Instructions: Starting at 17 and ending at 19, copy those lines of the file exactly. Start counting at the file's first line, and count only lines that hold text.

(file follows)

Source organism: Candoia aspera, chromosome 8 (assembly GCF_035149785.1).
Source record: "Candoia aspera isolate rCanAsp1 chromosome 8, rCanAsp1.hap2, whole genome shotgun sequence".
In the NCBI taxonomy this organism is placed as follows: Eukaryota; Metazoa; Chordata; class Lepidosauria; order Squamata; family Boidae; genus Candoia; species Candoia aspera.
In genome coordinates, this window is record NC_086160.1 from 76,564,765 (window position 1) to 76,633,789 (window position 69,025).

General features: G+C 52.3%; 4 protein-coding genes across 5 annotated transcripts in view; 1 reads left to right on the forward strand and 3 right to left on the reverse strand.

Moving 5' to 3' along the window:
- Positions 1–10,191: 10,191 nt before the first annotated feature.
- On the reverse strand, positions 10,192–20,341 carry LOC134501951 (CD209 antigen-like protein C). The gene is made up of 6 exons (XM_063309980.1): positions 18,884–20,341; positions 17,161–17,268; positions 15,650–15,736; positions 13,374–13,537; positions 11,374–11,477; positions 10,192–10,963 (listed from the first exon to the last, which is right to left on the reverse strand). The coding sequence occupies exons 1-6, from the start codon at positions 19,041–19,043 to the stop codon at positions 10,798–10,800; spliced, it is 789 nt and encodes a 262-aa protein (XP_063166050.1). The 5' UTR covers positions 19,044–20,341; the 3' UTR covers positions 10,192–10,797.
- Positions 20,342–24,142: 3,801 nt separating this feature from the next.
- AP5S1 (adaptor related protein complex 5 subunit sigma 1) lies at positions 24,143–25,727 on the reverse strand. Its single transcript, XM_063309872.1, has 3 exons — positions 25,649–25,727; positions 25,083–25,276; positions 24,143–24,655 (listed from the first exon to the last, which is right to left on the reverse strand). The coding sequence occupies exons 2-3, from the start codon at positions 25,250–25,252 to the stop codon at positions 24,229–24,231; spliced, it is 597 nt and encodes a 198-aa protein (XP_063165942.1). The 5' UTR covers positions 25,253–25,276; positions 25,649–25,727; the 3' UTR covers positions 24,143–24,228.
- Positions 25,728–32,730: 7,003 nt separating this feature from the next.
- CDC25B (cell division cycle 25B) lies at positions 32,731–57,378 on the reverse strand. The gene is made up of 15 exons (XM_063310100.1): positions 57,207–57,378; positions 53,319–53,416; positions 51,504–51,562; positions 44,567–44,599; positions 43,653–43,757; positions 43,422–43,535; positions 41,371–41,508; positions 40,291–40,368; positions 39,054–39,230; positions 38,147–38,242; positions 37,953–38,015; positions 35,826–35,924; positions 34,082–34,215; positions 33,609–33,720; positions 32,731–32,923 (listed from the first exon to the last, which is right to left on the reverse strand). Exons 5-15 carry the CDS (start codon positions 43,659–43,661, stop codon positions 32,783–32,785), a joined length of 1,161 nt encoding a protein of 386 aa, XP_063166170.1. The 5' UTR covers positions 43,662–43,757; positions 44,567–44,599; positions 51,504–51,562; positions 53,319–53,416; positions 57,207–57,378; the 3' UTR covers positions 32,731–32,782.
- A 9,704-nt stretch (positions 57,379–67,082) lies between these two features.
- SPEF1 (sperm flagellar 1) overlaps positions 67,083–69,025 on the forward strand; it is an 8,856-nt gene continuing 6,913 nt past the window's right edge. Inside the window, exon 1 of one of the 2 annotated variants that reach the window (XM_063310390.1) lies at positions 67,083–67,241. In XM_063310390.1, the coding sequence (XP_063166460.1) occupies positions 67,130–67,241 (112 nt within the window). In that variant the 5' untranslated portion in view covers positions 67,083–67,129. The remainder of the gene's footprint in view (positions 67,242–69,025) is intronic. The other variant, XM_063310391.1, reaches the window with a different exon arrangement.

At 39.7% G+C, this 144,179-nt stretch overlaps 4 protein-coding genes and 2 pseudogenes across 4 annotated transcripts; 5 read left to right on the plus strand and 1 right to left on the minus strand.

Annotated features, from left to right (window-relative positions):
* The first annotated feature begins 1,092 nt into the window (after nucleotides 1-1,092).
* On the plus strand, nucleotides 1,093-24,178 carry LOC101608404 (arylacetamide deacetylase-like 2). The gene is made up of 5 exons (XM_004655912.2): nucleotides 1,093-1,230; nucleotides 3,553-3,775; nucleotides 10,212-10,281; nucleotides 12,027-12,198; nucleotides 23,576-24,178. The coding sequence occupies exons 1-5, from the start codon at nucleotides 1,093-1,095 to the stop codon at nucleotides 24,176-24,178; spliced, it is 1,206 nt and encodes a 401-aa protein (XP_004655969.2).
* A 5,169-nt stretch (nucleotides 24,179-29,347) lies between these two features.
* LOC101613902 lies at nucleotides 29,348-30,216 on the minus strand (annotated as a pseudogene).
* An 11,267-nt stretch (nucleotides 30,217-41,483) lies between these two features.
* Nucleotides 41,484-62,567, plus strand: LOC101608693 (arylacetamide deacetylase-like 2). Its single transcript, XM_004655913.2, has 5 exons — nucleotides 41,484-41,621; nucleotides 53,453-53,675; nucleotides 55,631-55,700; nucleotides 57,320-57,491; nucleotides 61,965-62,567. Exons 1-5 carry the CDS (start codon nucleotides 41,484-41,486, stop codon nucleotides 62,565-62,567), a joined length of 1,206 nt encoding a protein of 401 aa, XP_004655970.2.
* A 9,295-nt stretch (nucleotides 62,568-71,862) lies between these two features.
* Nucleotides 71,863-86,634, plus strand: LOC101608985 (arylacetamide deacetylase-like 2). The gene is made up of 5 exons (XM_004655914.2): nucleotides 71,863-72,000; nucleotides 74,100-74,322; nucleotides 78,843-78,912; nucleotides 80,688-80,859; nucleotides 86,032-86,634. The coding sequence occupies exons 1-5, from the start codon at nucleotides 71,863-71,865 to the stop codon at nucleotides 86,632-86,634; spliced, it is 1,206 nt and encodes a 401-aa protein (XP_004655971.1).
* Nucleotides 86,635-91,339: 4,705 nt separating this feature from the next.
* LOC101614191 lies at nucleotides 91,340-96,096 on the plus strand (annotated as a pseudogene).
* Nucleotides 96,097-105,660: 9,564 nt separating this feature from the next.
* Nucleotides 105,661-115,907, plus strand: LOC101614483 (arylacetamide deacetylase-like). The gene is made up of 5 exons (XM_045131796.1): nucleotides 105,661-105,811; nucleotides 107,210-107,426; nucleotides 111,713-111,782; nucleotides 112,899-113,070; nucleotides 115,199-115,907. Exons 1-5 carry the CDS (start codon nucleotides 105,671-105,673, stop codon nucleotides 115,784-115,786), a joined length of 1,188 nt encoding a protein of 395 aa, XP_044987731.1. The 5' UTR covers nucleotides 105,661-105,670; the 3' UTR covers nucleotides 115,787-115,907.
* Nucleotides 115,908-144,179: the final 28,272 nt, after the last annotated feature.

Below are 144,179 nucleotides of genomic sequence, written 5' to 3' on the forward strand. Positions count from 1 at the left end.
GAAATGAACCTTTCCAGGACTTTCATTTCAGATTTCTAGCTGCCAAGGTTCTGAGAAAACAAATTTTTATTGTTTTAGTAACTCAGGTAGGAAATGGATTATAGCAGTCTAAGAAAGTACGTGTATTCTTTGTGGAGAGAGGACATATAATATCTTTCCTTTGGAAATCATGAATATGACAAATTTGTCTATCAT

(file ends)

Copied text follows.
* The first annotated feature begins 1,092 nt into the window (after nucleotides 1-1,092).
* On the plus strand, nucleotides 1,093-24,178 carry LOC101608404 (arylacetamide deacetylase-like 2). The gene is made up of 5 exons (XM_004655912.2): nucleotides 1,093-1,230; nucleotides 3,553-3,775; nucleotides 10,212-10,281; nucleotides 12,027-12,198; nucleotides 23,576-24,178. The coding sequence occupies exons 1-5, from the start codon at nucleotides 1,093-1,095 to the stop codon at nucleotides 24,176-24,178; spliced, it is 1,206 nt and encodes a 401-aa protein (XP_004655969.2).
* A 5,169-nt stretch (nucleotides 24,179-29,347) lies between these two features.